How To Use Microsoft Sway

What Is Sway

Sway you say? It is true, most people know nothing about it– what it is for, how to use it, whether people like it, etc. I confess I knew nothing about it either, but when I heard about it I knew I had to investigate and see what it was all about.

Before I tell you what it is all about, let me just say that I get lots and lots of inquiries about how to do this or that in Microsoft PowerPoint. Why would I bring that up? Although it is true that you can create some wonderful and beautiful presentations using PowerPoint, it can seem cumbersome to folks who have not been trained to use it correctly. So I brought that up because  Sway is a lightweight, cloud-only story application that is a lot easier to use than PowerPoint and will provide you with more narrative methods besides boring, slide after slide of bullet points. Everyone complains about how boring those presentations are and Microsoft has listened.

How To Get Sway

All you have to do is sign up for a free Microsoft account. If you have Office 365 you can also use Sway. There are a few differences between the free version and the Office 365 version that mostly take place in the administration arena and will let you password protect a Sway. Sorry, I am getting ahead of myself. I forgot to mention that Sway documents are always called Sways. It will also let you remove a footer. There are also differences regarding how much content you can put into a Sway, but the free version will still provide more than enough for the average person.

Microsoft has listened to all the PowerPoint users complaining about how intimidating a PowerPoint presentation can be. This has always been a recurring problem with PowerPoint and the good folks at Microsoft have really gone the extra mile to prevent the same fear of using Sway.

Using Sway

Most people using Sway are just regular office workers and not well versed in designing and layout. To that end, Microsoft has provided us with 18 templates (that I know of anyway- – that number may have changed by now). These templates are for common presentations and introduce you to the phenomenon called Sway! Among them, are business presentations, portfolios, resumes, and newsletters. They have also provided several presentations to fire up your imagination about just what you can accomplish using Sway.

If the subject you are writing about does not appear, or you are simply at a loss as to what you need for your presentation, Sway will help you build an outline to get you started. There is an option called Start From a Topic that will open up a topic selector that you can select from. You just enter a topic and Sway will assist you in getting started.

This is a very useful part of Sway. You enter a term and Sway will produce an outline of a presentation for you, complete with definitions, uses, subject to cover, linked topic suggestions, images, etc. These are all powered from Wikipedia data and will give full links back to the pages it uses.  If this sounds really great, trust me, it’s because it IS!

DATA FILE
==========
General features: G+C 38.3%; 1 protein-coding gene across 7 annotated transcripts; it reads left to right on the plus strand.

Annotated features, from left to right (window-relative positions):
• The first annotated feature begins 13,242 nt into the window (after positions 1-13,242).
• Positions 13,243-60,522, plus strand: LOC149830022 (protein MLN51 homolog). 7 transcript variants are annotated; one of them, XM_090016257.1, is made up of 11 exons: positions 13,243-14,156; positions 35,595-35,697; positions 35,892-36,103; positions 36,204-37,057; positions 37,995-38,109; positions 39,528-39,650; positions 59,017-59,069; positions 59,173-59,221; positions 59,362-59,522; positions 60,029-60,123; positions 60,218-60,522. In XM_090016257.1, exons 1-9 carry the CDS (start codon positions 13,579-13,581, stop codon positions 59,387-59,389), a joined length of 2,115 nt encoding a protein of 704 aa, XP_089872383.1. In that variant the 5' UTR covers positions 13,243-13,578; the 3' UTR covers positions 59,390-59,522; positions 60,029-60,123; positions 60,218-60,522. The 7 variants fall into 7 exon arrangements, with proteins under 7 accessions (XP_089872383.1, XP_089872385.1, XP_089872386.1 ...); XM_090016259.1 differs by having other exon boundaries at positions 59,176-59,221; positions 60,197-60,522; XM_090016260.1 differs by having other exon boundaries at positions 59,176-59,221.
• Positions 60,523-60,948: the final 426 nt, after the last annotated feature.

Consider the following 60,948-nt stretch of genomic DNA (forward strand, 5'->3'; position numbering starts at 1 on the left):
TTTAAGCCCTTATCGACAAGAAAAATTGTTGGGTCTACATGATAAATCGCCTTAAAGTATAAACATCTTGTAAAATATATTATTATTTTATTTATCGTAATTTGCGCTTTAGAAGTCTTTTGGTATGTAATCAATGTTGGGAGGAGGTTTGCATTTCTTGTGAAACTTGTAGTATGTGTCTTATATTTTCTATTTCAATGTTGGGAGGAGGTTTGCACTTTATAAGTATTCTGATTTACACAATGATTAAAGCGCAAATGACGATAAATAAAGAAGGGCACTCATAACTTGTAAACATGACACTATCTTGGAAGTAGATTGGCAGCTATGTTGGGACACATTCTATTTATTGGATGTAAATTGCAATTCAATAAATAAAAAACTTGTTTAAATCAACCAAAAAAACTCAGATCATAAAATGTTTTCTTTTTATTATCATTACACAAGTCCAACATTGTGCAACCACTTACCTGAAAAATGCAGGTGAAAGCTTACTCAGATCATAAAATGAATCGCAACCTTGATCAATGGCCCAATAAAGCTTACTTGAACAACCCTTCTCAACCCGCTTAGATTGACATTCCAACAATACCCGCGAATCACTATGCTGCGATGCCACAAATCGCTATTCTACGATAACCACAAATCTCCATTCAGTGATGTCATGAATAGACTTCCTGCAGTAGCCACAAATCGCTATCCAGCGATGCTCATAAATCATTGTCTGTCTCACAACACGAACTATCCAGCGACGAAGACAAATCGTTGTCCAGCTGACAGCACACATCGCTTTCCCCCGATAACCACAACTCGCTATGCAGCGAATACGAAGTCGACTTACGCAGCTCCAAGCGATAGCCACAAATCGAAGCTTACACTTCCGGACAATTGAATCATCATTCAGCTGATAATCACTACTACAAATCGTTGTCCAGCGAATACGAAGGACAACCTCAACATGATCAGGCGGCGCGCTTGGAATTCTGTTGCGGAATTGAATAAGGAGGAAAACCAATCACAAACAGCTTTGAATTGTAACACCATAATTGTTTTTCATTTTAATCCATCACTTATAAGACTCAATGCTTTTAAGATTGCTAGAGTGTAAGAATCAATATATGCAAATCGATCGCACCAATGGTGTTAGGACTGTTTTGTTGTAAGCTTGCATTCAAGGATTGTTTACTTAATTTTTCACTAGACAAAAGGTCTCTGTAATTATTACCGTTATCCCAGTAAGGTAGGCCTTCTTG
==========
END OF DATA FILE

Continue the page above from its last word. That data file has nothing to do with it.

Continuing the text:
You will find that there is an emphasis on storytelling, instead of presenting. Sway is specially designed to use a narrative structure that will flow– either left to right or top to down. You can use your mouse wheel to move through it instead of a click or a button. I think you will find that Sway is much easier to follow, like you are reading, which is why Sway does not have slides.

Regardless of whether you have selected a template, started with a topic, or just have a blank Sway, you can add what are called cards in Sway to enter new text. There are myriad cards from which to choose (i.e., text, video, grid, or heading). Each one is tailored to a certain kind of information. Unlike PowerPoint though, the cards work together as you scroll through your completed Sway, which means they are read as part of your story instead of individual elements, as in PowerPoint.

Once you have finished your Sway and want to see what it looks like, there is a Design option to assist you with your finished product. You can scroll through your Sway and move between Storylines and Design to make and review your changes. Sway also will assist you with the design elements once you have gotten your content the way you want it. There is a Styles option at the top right of the Design page that will give you access to layout options and the choice to remix your design.

You can even choose whether your Sway will scroll vertically or horizontally, color them, background, and a couple of other things as well.  And if you are wondering how your Sway will look to others or how it will come across, Sway gives you a remix button that will apply a different design to your Sway. You can click Remix as many times as you like until you are satisfied with your Sway.

Once you are satisfied with your Sway, it can be published and shared. This is a cloud-only app and thus,  there is no file to download. You can, though, embed a Sway in your web page if you would like folks to view it without having to navigate to a sharing link.

I really think Microsoft has hit a home run with Sway and you certainly cannot complain about the price!

1 thought on “How To Use Microsoft Sway”

  1. Oh! All those years where “PowerPoint Pretty Pictures for Management (P44M)” had become a mandatory weekly affair! Unless you wanted to waste the whole Friday AM, preparing status reports; you were forced to become ONE with PP! As with the remainder of the Office Suite (including Visio), I feel that Microsoft dumbed-down (or hid well) all of the premium features to cater to those who were new or overwhelmed with these applications’ capabilities. I truly miss the pull-down menus… but not much the ribbon.

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